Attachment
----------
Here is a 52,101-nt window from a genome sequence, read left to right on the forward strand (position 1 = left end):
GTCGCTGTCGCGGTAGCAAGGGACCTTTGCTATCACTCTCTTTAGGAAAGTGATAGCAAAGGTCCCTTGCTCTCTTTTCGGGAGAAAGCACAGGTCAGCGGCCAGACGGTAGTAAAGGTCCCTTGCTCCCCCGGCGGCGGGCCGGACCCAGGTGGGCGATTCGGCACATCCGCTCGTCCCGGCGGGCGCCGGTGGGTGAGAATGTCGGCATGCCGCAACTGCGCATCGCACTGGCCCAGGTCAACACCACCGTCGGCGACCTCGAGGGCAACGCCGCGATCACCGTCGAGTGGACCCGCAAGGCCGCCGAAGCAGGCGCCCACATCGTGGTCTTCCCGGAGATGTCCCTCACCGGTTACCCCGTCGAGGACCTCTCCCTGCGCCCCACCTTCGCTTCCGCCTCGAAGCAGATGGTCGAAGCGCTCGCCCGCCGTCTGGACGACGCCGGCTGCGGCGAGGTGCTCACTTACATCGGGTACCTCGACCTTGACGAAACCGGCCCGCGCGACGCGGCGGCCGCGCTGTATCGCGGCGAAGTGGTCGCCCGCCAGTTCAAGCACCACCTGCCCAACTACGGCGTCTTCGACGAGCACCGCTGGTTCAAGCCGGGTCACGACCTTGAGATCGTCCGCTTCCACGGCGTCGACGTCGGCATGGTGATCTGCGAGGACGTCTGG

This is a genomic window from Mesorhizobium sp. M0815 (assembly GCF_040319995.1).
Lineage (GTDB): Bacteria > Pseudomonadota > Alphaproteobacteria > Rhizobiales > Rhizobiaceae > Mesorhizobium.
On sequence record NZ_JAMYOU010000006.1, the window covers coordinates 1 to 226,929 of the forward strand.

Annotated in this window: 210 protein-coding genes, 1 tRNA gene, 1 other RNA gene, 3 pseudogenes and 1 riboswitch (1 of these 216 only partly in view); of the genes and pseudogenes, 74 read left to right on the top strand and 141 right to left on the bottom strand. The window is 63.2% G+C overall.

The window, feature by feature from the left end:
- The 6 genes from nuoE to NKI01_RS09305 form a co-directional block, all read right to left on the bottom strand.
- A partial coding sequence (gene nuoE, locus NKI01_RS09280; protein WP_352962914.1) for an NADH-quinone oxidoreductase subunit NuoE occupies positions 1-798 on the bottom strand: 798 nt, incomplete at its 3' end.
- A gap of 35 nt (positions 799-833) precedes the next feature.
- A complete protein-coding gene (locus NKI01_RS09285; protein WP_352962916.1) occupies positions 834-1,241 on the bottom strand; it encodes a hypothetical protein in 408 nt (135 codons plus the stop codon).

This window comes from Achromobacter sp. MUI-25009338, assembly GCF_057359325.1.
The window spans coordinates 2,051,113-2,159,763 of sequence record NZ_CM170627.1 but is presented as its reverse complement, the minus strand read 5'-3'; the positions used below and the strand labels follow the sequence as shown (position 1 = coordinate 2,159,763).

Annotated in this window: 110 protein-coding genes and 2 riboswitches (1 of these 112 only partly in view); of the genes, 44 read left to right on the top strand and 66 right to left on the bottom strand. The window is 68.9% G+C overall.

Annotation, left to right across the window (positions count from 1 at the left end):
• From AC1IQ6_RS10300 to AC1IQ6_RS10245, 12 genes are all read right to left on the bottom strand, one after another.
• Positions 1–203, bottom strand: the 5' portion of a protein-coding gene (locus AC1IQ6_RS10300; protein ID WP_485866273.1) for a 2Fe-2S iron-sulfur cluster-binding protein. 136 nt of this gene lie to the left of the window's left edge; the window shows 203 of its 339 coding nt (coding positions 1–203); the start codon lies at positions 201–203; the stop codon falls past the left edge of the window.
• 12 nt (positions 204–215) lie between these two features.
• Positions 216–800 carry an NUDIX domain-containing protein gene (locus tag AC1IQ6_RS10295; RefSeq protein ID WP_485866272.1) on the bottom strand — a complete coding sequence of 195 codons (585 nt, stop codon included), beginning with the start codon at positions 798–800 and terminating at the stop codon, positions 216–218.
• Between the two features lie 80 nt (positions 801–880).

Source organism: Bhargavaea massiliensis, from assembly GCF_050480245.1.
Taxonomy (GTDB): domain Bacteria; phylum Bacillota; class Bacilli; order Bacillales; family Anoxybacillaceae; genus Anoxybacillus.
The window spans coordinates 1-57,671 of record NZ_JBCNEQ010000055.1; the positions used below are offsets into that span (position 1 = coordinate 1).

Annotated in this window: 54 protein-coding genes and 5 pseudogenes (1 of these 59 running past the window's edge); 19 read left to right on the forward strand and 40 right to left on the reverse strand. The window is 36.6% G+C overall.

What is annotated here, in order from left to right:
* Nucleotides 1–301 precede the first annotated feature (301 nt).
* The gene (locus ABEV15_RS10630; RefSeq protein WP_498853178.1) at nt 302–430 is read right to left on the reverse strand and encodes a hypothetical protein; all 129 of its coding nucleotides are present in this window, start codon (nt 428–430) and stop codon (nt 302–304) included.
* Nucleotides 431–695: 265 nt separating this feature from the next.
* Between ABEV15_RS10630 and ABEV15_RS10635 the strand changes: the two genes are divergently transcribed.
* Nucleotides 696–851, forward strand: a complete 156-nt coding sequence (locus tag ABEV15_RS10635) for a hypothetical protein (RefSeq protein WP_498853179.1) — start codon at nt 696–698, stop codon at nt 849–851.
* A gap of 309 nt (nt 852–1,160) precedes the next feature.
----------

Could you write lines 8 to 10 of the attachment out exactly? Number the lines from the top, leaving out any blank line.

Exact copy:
- The 6 genes from nuoE to NKI01_RS09305 form a co-directional block, all read right to left on the bottom strand.
- A partial coding sequence (gene nuoE, locus NKI01_RS09280; protein WP_352962914.1) for an NADH-quinone oxidoreductase subunit NuoE occupies positions 1-798 on the bottom strand: 798 nt, incomplete at its 3' end.
- A gap of 35 nt (positions 799-833) precedes the next feature.